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Capital University Professor Brings Passion to Poetry
Listen to the Story
Somewhere between his father’s two jobs and his mother’s insistence he “go outside and play,” Kevin Griffith became a poet.
Growing up on what he calls the poor side of Adrian, Michigan, Griffith often cared for his younger brother and the two played games they made up while prowling the streets of town. We caught up with Kevin Griffith recently at Capital University where he now teaches creative writing and poetry. Perhaps the least popular of the arts, we wanted to learn more about the passionate that drives his work.
It was in Adrian, where Griffith says forty years ago many people had no indoor plumbing, that he learned to nurture his imagination and savor his solitude. Griffin says he and his brother played imaginary games as they wandered around the town.
As he grew older, Griffith’s parents gave him the choice of having his teeth aligned or learning how to play the organ. The now-English professor at Capital University chose the music. Griffith says he thinks his mother imagined him playing the organ at the local mall. He says he was a terrible organist.
Later, in college Kevin Griffith discovered creative writing and poetry. He determined then he wanted to be a poet. When Griffith told parents he wanted to become a poet they quickly enrolled him in a series of business courses – a move he calls a complete disaster.
As testimony to his strong will and passion, Griffith has since published four volumes of poetry. Labors of love which need to be financially supported by a second career such as teaching. Griffith laughs when he says he has only realized one-hundred-fifty dollars in royalties.
Writing poetry is Kevin Griffith’s passion, what he loves most to do. And while his poetry may not have a big financial pay-off it has attracted the attention of some the nation’s best poets. A couple of year’s ago, then u-s poet laureate Ted Kooser reprinted Griffith’s poem “Turning Forty.” Kooser described the work as accurately reflecting the conflict one feels on the occasion of this milestone.
At times it’s like there is a small planet inside me. And on this planet, there are many small wars, yet none big enough to make a real difference.
The major countries–mind and heart–have called a truce for now. If this planet had a ruler, no one remembers him well. All decisions are made by committee. Yet there are a few pictures of the old dictator–how youthful he looked on his big horse, how bright his eyes. He was ready to conquer the world.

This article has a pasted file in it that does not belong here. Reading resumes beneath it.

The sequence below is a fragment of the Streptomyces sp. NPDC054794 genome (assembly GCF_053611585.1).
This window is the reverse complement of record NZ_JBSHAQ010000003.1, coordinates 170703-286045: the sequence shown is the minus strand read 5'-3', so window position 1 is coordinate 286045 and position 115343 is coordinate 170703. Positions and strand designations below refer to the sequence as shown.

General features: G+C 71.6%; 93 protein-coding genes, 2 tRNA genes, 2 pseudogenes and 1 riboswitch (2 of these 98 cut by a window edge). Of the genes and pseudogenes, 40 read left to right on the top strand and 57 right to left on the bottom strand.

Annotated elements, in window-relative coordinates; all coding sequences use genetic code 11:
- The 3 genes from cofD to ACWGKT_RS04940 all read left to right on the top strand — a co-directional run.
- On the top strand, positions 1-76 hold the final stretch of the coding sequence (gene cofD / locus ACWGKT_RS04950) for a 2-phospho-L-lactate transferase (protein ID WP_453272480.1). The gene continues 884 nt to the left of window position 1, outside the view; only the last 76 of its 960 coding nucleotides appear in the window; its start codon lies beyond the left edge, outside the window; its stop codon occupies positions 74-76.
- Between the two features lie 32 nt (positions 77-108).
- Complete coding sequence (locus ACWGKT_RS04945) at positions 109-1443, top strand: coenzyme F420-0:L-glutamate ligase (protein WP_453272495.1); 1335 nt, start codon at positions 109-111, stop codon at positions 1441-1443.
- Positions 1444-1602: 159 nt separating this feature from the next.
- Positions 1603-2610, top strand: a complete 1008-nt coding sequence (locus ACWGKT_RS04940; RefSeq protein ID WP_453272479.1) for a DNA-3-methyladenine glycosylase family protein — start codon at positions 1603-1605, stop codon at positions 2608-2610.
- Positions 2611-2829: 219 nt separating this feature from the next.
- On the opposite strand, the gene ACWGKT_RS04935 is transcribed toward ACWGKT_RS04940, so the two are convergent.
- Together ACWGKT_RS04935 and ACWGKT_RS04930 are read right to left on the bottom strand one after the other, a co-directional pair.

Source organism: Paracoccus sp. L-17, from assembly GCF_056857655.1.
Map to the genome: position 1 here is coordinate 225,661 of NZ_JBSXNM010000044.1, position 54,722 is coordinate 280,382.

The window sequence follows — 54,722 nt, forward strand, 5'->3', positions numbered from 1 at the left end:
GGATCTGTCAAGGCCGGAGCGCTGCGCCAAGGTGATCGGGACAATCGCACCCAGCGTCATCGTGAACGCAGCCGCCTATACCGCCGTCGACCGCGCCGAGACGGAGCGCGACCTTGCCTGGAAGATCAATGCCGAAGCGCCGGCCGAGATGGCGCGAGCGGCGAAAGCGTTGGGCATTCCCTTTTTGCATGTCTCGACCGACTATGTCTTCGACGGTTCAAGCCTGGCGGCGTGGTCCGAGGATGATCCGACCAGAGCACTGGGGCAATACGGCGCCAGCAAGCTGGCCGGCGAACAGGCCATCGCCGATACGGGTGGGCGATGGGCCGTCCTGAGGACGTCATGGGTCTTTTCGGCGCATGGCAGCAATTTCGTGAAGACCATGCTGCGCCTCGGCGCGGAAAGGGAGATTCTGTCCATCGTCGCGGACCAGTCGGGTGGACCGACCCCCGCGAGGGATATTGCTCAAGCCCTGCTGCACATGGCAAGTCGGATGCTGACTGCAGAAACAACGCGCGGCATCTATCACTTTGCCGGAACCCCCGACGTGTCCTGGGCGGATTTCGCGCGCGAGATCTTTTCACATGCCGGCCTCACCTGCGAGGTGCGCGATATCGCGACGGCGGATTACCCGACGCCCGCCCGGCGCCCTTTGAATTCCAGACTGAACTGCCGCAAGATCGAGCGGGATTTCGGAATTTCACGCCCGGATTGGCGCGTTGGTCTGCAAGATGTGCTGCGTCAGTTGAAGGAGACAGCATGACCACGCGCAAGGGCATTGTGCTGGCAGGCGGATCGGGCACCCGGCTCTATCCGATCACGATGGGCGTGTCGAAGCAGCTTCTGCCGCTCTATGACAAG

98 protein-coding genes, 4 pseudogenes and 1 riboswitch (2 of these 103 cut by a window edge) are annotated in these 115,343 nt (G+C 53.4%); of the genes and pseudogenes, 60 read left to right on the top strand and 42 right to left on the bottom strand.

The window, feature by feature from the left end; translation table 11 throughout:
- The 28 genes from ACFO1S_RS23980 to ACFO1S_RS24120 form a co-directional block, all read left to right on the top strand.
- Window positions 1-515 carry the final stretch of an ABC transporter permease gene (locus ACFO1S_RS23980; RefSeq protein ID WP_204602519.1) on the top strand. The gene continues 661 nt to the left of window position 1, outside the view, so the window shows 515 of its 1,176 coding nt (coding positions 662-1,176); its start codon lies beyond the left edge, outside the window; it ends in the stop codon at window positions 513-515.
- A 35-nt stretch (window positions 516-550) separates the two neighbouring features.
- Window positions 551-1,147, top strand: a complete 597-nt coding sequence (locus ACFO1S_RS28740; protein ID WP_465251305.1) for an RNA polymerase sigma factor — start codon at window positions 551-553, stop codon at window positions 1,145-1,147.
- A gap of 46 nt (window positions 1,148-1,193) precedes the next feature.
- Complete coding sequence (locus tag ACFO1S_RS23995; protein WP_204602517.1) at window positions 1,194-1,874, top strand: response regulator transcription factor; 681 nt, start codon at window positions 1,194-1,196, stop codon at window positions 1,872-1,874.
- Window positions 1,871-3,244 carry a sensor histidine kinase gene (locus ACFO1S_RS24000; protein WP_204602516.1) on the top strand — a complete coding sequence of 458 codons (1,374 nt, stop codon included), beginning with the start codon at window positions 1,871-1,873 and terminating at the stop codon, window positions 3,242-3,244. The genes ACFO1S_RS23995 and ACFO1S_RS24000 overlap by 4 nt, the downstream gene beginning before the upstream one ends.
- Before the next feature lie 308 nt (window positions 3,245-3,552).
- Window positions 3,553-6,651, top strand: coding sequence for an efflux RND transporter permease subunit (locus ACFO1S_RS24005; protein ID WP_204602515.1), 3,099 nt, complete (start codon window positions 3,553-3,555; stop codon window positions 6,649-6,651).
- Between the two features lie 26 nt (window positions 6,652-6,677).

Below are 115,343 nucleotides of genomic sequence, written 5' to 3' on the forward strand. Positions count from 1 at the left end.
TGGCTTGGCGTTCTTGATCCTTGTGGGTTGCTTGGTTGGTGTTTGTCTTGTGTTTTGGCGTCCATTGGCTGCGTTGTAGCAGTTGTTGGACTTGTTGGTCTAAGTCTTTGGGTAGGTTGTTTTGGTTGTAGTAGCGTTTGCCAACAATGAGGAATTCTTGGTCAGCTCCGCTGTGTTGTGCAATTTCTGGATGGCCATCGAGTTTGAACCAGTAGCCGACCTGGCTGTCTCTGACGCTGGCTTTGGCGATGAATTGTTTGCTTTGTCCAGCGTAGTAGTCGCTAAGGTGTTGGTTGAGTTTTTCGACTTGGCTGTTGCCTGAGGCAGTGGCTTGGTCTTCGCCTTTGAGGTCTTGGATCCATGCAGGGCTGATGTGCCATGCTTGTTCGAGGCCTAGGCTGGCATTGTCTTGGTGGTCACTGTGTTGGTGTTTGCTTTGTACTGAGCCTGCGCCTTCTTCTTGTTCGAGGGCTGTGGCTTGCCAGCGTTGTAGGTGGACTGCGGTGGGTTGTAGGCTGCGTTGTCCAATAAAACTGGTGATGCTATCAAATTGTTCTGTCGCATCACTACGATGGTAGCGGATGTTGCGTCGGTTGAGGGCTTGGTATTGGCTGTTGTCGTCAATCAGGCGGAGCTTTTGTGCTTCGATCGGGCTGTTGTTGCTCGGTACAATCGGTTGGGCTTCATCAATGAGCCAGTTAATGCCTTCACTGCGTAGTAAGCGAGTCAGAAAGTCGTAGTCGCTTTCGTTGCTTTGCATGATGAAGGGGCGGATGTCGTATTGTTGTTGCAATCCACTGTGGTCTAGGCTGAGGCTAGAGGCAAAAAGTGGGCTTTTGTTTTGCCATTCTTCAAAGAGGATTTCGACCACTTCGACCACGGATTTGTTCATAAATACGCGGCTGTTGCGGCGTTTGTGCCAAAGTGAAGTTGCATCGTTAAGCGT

Griffith says a good poem should be original. As he writes in his poem “Optimism,” “A poem has to offer promise. Even severed heads dream a little.” Griffith says good poetry should have popular appeal and yet be nuanced.
Department Chair and colleague, David Summers describes Kevin Griffith as a cynic who looks like the boy next door. Indeed the poet bristles at corporate clutter such as matrixes, metrics, stakeholders and meeting at which minutes and taken and hours wasted. Mention National Poetry Month coming up in April and Griffith produces a poem gleaned through the prism of a cynic’s eye.
When it comes to teaching, Griffith’s tough cynical shell breaks away yielding a sensitive mentor who nurtures and gently guides students in his poetry and creative writing courses. Senior Sara Wells is one of the students who has benefited from Griffith’s constructive coaching. Well has taken several classes and says he’s very helpful. Colleague Reg Dyke agrees. After working with him for fourteen years he says Griffin is “an inspiration”. Dyke says he hears students in and out of Griffith’s office throughout the day looking for help with their poetry and freshman compositions.
Colleague David Summers cites Griffith’s strong teaching skills and fabulous sense of humor. He also commends Griffith’s efforts to teach contemporary poetry in the context of traditional literature.
Colleagues in the English Department at Capital were not surprised when Griffith won the University’s highest teaching award in 2006 an honor is bestowed by students.
Still Griffith still believes his career choice has not pleased everyone. He says if you look up disappointment in the dictionary, you’ll find his mother’s face.